Go to the Labyrinth of East London Lore

What was it like
to live at East London?

A survey of the period 1847 to 1873

Keith Tankard
Updated: 14 October 2009
(Contact the Project Coordinator)

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In its early years, East London was just a very small frontier hamlet, isolated from the world. Since King William's Town was the capital of British Kaffraria, any "civilized" life would have taken place there.

In 1849 the Collector of Customs described the port as in a sorry state. "Nothing but quarrelling and bankruptcy," he wrote, "little less than a mud-hole."

At first, hard-nosed traders had moved in -- bachelors like Edward Syfret and George Reeler who recognised the potential of the port and could smell a good profit. Soon, however, political and economic obstacles eroded this confidence.

Indeed, the legal confusion and recession which followed the port's annexation to the Cape Colony caused the traders to leave. By 1857 -- a full decade on -- East London's non-civilian population was still less than 153.

The village had remained completely in the hands of magistrates whose task was solely to maintain order, not to promote the town. As a result, streets were never properly formed and no attention was given to their repair.

There is at least one recorded case of a laden wagon becoming stuck in a donga in High Street -- one so deep that the wagon had first to be completely unloaded before it could be extricated.

Sanitation was another thing. Without a municipality, there could be no sanitary service. The rule was therefore a simple one: every household was responsible for emptying its own toilet pails and throwing the contents onto the rocks along the seashore below the high water mark.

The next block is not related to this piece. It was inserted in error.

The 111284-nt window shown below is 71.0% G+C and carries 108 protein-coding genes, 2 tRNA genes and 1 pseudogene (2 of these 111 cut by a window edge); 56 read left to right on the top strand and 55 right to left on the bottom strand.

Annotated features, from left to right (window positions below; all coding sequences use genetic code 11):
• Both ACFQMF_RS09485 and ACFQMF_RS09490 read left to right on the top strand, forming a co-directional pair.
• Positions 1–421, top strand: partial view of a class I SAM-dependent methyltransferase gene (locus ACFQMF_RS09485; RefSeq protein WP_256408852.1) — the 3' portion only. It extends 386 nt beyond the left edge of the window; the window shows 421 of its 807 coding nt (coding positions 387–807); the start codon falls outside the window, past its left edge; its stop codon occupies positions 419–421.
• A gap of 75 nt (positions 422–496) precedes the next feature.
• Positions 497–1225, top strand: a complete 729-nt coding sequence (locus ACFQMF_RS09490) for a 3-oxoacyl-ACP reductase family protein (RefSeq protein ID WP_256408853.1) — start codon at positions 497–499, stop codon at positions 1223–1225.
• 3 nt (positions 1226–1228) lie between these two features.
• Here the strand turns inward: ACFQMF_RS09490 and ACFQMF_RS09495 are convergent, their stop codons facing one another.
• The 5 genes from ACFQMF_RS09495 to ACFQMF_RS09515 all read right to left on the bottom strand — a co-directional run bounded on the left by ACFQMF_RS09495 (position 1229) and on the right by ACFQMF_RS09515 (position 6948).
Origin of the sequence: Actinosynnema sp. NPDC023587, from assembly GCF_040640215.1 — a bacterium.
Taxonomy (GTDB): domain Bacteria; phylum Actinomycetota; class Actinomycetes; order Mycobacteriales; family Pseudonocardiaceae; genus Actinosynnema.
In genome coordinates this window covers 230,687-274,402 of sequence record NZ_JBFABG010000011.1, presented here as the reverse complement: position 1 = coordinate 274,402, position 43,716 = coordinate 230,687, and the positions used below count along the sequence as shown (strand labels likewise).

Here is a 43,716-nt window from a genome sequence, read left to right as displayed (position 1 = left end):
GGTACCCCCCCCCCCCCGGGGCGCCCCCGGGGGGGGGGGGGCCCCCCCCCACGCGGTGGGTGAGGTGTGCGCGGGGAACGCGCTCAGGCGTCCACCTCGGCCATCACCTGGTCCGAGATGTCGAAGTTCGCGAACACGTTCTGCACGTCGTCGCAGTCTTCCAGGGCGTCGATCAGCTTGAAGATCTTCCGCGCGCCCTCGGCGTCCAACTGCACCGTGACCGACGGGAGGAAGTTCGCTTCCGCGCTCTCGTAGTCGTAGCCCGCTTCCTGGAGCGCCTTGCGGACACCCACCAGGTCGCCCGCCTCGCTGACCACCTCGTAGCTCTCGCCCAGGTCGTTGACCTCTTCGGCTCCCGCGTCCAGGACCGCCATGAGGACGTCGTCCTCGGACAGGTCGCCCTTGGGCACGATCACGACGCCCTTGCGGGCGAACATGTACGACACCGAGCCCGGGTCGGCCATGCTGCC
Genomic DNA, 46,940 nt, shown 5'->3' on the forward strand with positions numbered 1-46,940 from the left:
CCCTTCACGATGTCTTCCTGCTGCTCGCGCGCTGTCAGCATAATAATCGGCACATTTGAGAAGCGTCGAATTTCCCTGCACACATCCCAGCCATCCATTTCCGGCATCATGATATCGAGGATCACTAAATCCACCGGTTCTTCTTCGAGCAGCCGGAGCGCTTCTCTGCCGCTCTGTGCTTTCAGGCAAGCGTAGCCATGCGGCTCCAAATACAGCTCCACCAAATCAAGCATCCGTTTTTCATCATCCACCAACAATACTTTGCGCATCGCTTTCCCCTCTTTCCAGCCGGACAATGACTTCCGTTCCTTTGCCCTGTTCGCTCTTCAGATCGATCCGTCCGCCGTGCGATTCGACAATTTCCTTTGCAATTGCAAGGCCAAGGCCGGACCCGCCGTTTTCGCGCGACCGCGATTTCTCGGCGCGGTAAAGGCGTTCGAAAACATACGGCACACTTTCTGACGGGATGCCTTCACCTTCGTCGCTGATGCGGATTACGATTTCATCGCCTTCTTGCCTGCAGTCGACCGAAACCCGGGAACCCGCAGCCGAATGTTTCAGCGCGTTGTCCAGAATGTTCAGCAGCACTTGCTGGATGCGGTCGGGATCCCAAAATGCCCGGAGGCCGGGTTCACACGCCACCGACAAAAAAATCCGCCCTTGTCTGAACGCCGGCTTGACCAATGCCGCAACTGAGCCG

This was supposed to happen only after dark but the vision of men stumbling blindly to the seashore with their reeking buckets boggles the imagination. Most people therefore emptied the contents into the bush. The stench . . . !

The slaughtering of animals was similar. The rule was that the slaughtering had to happen on the rocks below the high water mark but in reality this too seldom happened.

It is known, for instance, that Heinrich Meise and Conrad Selzer -- German military settlers who became butchers -- corralled their animals within the old cemetery on the seashore, often slaughtering them there.

Conditions were worse at Panmure -- founded in 1857 as a home for the German military settlers and the later German agriculturists. Sheer poverty kept the people in a state of servitude. There was certainly no supervision in their village and no demarcated area for sanitary waste.

Water was also a serious problem. The West Bank had the stream at Baker's Wells but it was too far out for anyone other than the military to fetch the water. The rest made do with rainwater tanks, or dug wells in their gardens.

This well water, however, proved to be of questionable quality because many householders had also dug pit toilets, and the contents of these had the tendency to seep slowly into the wells . . .

The people of Panmure, on the other hand, mostly could not afford rainwater tanks but depended on a wetland at Waterloo Square. This was also the place for watering animals, resulting in unwholesome competition as well as occasional decaying carcasses.

Early East London therefore did not win any prizes as a prime destination in which to settle.

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